STOCKTON council’s purchase of a £650,000 house to turn it into a children’s home has been described as “clandestine” and “dangerous” by a leading councillor.

The home in the Hartburn area of Stockton is the second to be bought by the authority to house 20 of the town’s looked-after children currently being sent out of the area.

An attempt to buy another one in Wolviston failed following major protests in the village and nearly a quarter of the adult population in Thorpe Thewles wrote to the council to object to another purchase which was nonetheless successful.

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Following the protests in those two villages Stockton Borough Council has adopted a new policy of buying the houses without informing the public.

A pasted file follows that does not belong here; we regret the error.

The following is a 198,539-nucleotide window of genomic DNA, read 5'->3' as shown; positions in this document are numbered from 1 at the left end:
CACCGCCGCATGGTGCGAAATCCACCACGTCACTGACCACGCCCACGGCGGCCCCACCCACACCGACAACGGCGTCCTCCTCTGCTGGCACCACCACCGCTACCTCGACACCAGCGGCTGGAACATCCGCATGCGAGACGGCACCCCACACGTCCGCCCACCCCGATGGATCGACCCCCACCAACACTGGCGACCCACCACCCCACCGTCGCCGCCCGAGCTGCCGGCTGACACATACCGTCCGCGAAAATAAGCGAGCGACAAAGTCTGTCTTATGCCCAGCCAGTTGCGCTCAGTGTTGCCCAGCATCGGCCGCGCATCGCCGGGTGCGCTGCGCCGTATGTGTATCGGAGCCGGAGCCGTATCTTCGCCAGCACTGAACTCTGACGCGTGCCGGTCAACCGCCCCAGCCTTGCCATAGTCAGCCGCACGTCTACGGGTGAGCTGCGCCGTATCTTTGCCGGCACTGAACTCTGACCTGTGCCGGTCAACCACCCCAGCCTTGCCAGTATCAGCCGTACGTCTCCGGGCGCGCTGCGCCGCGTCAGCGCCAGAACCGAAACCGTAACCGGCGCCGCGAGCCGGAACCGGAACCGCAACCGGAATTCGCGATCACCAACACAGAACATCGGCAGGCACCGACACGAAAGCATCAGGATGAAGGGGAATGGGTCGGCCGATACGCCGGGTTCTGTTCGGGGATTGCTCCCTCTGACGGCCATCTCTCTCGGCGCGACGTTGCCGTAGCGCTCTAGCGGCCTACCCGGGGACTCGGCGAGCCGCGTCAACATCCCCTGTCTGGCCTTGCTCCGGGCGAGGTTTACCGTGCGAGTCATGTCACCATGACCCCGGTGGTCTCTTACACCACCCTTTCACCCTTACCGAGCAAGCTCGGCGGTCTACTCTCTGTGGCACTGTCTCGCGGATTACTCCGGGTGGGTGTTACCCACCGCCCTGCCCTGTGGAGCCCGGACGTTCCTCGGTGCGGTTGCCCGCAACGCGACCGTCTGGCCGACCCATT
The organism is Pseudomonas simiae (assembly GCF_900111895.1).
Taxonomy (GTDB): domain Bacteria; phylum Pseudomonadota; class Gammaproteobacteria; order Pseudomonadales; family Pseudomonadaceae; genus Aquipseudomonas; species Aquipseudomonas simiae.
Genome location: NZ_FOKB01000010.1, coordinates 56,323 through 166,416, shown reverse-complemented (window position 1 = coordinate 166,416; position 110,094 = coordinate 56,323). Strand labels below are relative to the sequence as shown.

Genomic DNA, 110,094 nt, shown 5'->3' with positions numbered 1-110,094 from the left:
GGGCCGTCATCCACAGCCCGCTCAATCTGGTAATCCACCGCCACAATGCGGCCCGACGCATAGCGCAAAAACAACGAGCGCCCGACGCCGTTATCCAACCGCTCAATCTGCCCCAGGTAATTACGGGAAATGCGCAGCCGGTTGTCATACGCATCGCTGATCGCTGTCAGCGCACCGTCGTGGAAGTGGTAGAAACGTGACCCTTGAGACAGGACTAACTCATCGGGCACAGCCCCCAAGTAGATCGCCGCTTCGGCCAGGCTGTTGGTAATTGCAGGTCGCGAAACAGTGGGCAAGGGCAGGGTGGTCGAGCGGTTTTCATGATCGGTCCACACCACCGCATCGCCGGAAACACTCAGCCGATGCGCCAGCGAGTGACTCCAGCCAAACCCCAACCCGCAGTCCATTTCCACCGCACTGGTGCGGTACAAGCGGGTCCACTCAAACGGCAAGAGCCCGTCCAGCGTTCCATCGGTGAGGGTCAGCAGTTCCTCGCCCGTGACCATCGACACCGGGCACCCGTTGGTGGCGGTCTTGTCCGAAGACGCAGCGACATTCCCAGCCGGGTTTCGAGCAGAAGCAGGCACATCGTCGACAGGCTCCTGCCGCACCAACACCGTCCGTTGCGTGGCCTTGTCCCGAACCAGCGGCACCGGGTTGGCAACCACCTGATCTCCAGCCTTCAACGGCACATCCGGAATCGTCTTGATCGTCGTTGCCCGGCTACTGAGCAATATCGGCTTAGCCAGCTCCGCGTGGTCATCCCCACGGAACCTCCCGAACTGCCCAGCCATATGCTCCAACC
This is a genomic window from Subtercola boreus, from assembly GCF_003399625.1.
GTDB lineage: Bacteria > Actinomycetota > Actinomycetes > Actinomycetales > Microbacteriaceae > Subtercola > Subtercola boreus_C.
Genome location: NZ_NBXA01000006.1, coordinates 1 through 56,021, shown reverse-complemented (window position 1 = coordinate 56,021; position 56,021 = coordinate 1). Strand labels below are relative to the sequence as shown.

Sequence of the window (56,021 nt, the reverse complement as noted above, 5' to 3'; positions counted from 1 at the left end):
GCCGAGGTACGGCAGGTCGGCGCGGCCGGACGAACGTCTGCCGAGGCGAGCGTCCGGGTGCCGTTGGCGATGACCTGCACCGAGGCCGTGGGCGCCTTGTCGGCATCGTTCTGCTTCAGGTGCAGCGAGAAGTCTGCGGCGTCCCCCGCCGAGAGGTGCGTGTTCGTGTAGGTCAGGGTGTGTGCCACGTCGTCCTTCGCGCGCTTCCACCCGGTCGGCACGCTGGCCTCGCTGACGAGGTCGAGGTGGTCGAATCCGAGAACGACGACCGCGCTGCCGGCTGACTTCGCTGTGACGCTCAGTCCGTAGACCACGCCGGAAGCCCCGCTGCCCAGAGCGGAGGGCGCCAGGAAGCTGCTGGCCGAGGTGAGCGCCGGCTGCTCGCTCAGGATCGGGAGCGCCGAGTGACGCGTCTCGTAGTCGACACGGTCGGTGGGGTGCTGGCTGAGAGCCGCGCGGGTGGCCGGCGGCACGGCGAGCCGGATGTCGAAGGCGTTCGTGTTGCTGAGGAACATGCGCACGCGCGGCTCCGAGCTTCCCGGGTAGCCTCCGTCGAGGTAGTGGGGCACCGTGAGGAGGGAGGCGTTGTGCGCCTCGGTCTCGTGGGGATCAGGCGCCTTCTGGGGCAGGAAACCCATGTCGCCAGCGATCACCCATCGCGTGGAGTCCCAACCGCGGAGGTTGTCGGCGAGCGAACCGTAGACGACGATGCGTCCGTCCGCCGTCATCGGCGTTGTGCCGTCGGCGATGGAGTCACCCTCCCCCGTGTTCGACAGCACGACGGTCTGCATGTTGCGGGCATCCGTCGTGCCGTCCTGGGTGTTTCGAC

However a change of use application must still be granted by the council’s planning committee. The authority has also promised a more comprehensive public consultation exercise.

James Wharton, Conservative MP for the area, has written to letter to Hartburn residents criticising the Labour-led council for what he described as “secrecy” surrounding the sale and the fact that the vendors were required to sign an agreement not to discuss the matter.

Ken Lupton, leader of the Conservative group and Hartburn councillor, said buying the property without public consultation was “clandestine and dangerous” and said he would be organising a public meeting.

The authority plans to work with specialist child protection company, Spark of Genius, to buy four homes for 20 children aged eight to 16.

Coun Ann McCoy, Stockton Council's cabinet member for children and young people, said immediate neighbours had been visited and others would be written to about the home before the planning application is decided.